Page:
Jump to content
  • Welcome to the eG Forums, a service of the eGullet Society for Culinary Arts & Letters. The Society is a 501(c)3 not-for-profit organization dedicated to the advancement of the culinary arts. These advertising-free forums are provided free of charge through donations from Society members. Anyone may read the forums, but to post you must create a free account.

Your Daily Sweets: What Are You Making and Baking? (2017 – )


pjm333
 Share

Recommended Posts

14 hours ago, rarerollingobject said:

I'm so dedicated to office baking, I keep my own marble cake stand here!

 

OK, I've been looking at these incredible, over-the-top creations for months now, and I have to ask:  If it's not overly personal (and not terribly scandalous) what type of business is this? ... And what is the average weight per employee? xD

  • Like 1
  • Haha 2
Link to comment
Share on other sites

7 hours ago, Jim D. said:

 

OK, I've been looking at these incredible, over-the-top creations for months now, and I have to ask:  If it's not overly personal (and not terribly scandalous) what type of business is this? ... And what is the average weight per employee? xD

 

I'm very big in government. Literally. xD

  • Like 2
  • Haha 3
Link to comment
Share on other sites

A while ago on Serious Eats Stella Parks did a whole thing about toasted sugar. Here's the link: http://www.seriouseats.com/2016/05/how-to-make-caramel-without-melting-sugar.html I remember I thought it sounded great and wanted to try it, but (of course) I never got around to it and then forgot about it entirely. Today i was reading through some baking blogs and found the following post on Pastries Like a Pro. (I'm so glad she did the work and posted about it.) It is interesting. Has anyone tried this?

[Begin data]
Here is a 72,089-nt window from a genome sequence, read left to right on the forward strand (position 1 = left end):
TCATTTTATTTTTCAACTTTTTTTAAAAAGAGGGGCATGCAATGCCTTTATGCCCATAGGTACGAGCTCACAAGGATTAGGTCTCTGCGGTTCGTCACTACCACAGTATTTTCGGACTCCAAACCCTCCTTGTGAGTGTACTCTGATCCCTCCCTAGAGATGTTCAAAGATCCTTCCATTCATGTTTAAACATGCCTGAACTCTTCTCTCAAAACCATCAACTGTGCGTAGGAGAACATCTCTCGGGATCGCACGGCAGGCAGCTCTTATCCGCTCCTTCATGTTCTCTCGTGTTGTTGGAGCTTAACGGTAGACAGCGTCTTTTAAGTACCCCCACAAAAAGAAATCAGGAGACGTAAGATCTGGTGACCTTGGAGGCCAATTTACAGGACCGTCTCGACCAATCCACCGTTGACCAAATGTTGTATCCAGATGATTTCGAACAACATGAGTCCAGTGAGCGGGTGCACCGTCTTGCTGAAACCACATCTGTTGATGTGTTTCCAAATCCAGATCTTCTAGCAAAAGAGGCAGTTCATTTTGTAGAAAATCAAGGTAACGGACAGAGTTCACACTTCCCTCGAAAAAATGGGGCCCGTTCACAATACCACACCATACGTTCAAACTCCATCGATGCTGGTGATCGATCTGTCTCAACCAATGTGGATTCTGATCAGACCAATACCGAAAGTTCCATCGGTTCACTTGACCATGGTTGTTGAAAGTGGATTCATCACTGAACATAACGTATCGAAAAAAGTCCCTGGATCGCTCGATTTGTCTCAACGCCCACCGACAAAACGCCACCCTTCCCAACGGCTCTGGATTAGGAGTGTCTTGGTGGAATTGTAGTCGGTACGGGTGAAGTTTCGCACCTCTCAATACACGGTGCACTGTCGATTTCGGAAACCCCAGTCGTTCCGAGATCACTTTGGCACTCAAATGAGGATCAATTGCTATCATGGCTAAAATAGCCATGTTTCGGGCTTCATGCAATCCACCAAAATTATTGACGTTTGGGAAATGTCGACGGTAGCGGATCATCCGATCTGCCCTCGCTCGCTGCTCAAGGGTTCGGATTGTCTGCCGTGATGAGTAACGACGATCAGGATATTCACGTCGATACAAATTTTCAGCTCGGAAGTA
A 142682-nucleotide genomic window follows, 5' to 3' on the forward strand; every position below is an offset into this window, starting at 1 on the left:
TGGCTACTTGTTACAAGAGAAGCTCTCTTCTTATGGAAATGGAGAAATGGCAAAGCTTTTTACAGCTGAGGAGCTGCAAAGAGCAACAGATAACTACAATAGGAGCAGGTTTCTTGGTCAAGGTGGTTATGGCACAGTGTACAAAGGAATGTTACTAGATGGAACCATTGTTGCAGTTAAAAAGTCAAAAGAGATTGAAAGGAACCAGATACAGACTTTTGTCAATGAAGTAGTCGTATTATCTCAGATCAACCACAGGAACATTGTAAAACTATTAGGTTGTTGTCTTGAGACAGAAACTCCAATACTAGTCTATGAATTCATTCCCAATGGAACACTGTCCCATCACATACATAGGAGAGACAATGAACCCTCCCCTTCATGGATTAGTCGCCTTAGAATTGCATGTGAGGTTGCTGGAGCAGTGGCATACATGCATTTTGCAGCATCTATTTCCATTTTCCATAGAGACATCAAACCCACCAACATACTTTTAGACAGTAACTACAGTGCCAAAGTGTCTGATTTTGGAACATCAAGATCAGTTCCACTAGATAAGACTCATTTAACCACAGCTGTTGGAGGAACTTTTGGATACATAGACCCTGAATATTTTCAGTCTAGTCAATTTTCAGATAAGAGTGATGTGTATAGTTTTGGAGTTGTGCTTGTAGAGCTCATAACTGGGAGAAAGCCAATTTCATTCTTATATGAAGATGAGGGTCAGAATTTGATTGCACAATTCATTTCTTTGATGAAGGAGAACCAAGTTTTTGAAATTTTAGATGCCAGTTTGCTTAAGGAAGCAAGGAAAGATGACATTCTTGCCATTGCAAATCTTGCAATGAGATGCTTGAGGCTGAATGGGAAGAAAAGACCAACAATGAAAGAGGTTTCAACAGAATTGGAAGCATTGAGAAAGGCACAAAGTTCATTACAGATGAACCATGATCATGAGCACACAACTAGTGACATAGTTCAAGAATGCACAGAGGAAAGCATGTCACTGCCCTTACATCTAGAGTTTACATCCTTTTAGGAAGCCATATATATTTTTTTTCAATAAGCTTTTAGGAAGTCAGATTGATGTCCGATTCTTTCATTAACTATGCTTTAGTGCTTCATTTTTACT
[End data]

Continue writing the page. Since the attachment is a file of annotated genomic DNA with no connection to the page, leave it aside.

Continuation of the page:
https://pastrieslikeapro.com/2017/09/toasted-sugar-or-not/#more-15136

Link to comment
Share on other sites

17 minutes ago, cakewalk said:

A while ago on Serious Eats Stella Parks did a whole thing about toasted sugar. Here's the link: http://www.seriouseats.com/2016/05/how-to-make-caramel-without-melting-sugar.html I remember I thought it sounded great and wanted to try it, but (of course) I never got around to it and then forgot about it entirely. Today i was reading through some baking blogs and found the following post on Pastries Like a Pro. (I'm so glad she did the work and posted about it.) It is interesting. Has anyone tried this? 

https://pastrieslikeapro.com/2017/09/toasted-sugar-or-not/#more-15136

 

I did this the other day out of curiosity.  I am a big fan of Stella Parks.  The author of the article you linked to did hers for 6 hours, I did mine for 2 hours as per the book, Brave Tart.  Excellent book, BTW.  My sugar is much lighter than PLAP, but strangely, not as sweet as untoasted sugar.  I haven't used any yet, but I am using it to make Kouign Aman which I plan to do within the next couple of days.  Based on taste alone, I would not be bothered doing this again, but I may change my mind once I do some baking with it.

Link to comment
Share on other sites

7 minutes ago, ElsieD said:

 

I did this the other day out of curiosity.  I am a big fan of Stella Parks.  The author of the article you linked to did hers for 6 hours, I did mine for 2 hours as per the book, Brave Tart.  Excellent book, BTW.  My sugar is much lighter than PLAP, but strangely, not as sweet as untoasted sugar.  I haven't used any yet, but I am using it to make Kouign Aman which I plan to do within the next couple of days.  Based on taste alone, I would not be bothered doing this again, but I may change my mind once I do some baking with it.